But why do cats need all this extra eye protection and moisture? Well, it all comes down to their lifestyle and strange behaviors.

A day in the life of a cat includes a lot of exploring. They’re constantly stalking through tall grass or chasing after toys, and all that activity exposes their eyes to dust, dirt, and sharp objects. That’s where their third eyelid kicks in and keeps their eyes safe at all times.

Why is My Cat’s Third Eyelid Showing?

cat third eyelid showing
Image credit: Dorothe from Pixabay

If your cat’s third eyelid is showing, it could indicate different underlying issues, such as the following:

Health issues

This might include eye infections, where bacteria or viruses cause inflammation, making the third eye more visible.

Additionally, injuries, such as scratches or trauma to the eye, can result in your feline’s third eyelid showing as a protective mechanism.

Illnesses like feline upper respiratory infections can also cause swelling and irritation of the eye tissues, making the extra eyelid more apparent.

Finally, irritants like dust, debris, or allergies can cause discomfort in your cat’s eye(s) and expose their third eyelid(s).

Important note: Most cat owners try to prevent boredom in indoor cats by including a laser pointer in their playtime. However, laser pointers can hurt your cat’s eyes if used incorrectly.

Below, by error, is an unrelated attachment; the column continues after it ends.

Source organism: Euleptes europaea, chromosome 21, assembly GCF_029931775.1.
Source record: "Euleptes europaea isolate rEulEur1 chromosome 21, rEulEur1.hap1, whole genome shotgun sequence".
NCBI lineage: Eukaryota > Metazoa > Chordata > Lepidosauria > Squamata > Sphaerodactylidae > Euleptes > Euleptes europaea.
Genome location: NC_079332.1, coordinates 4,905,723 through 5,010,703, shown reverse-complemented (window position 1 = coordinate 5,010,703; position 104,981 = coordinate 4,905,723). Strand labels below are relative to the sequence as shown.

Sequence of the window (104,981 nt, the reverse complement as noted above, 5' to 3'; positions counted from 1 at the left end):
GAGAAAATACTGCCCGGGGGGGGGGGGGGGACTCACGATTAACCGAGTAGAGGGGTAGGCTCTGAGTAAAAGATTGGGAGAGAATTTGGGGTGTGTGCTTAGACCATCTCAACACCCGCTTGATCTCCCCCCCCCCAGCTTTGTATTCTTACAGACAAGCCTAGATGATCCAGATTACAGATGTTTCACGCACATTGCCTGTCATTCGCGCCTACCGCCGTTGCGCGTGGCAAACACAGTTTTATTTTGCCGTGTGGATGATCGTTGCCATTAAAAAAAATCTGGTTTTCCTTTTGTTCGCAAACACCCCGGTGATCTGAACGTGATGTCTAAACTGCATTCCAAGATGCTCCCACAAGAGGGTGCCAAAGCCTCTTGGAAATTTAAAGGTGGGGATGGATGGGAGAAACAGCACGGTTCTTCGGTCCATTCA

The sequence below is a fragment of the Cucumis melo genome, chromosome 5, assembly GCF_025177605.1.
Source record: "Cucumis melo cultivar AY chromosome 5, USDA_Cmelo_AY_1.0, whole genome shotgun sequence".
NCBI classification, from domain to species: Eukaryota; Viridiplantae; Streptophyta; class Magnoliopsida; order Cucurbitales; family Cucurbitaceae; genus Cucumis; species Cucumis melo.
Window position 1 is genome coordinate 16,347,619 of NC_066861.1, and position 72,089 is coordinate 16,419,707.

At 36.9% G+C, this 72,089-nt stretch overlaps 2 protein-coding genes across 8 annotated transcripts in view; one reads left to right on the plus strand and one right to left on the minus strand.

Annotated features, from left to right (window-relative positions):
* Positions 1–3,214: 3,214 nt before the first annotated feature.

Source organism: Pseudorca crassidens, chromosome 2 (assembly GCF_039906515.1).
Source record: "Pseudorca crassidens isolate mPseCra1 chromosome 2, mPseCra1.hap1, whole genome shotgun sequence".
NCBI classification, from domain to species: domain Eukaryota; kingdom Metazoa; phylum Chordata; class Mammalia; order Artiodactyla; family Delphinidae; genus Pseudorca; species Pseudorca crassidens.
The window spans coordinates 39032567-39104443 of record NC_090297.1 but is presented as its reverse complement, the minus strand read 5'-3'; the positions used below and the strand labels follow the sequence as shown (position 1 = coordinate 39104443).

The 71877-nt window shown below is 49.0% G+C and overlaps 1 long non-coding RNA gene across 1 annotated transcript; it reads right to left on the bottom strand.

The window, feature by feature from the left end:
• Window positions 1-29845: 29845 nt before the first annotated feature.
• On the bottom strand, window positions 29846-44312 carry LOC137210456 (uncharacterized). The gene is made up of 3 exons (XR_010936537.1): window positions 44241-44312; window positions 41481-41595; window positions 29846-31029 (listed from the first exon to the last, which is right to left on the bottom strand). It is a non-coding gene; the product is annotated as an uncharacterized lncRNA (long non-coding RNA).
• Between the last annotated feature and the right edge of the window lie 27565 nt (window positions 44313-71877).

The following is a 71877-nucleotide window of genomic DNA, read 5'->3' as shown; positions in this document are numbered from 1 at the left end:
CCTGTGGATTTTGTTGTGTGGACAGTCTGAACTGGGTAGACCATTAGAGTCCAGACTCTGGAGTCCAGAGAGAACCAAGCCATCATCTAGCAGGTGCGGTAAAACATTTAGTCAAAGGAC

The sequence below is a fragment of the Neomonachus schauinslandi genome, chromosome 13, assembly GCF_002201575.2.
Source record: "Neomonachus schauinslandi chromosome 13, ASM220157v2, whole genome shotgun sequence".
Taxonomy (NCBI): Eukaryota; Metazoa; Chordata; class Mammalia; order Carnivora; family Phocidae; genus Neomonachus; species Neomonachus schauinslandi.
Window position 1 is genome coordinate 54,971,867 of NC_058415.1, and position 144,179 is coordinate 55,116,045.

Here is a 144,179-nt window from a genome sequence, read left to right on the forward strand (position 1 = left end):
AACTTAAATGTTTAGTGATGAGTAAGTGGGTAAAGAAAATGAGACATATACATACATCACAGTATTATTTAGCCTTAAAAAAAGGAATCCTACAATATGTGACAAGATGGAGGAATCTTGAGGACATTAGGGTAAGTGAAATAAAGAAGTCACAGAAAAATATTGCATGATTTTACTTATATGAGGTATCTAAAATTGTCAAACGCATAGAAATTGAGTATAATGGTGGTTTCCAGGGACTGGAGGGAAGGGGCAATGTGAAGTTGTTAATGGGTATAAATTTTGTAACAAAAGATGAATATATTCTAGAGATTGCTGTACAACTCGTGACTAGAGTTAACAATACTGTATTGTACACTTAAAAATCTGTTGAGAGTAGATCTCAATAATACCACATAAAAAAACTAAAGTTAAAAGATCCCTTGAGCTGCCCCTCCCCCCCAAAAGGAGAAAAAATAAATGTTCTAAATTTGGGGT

If you point the laser pointer directly into your cat’s eye, it might cause severe damage or complete blindness. Keep that in mind when amusing your cat with the laser pointer, and perhaps replace it with safer alternatives or even DIY cat toys.

cat yellow eyes
Image credit: Eugen from Pixabay

Stress or discomfort

Stress and feline anxiety caused by changing homes, introducing new pets, or loud noises can also result in your cat’s third eyelid showing. You can tell if your furry friend feels stressed or uncomfortable by reading their body language.

Physical discomfort, such as pain from dental issues or gastrointestinal problems, can also cause stress and make your cat’s extra eyelid more visible.

If you notice signs of disease, such as frequent meowing or eye-watering, schedule a vet appointment right away. Your vet can make some tests, determine the underlying cause, and provide proper treatment.

Final Thoughts

human eye cat eye
Image credit: Firelong from Pixabay

All in all, cats have a third eyelid because they’re extra at everything! Their extra eyelid keeps their eyes extra safe when stalking or hunting in tall grass.

However, cat owners rarely see this additional eyelid, and if you do notice it, you should probably call your vet because it could be a sign of health issues, stress, or discomfort.

Monika Dimitrovska
By Monika Dimitrovska

Monika is a pet enthusiast and seasoned copywriter with a tech degree. She loves writing, but her heart belongs to her two mixed dogs, Buba and Bono, a mother-son duo. Bono’s siblings found loving homes, sparking Monika’s advocacy for neutering and deepening her curiosity about animal care.

But Monika’s pet family doesn’t end there. She also has two cockatiels and two rescue cats, proving her home is a haven for creatures big and small.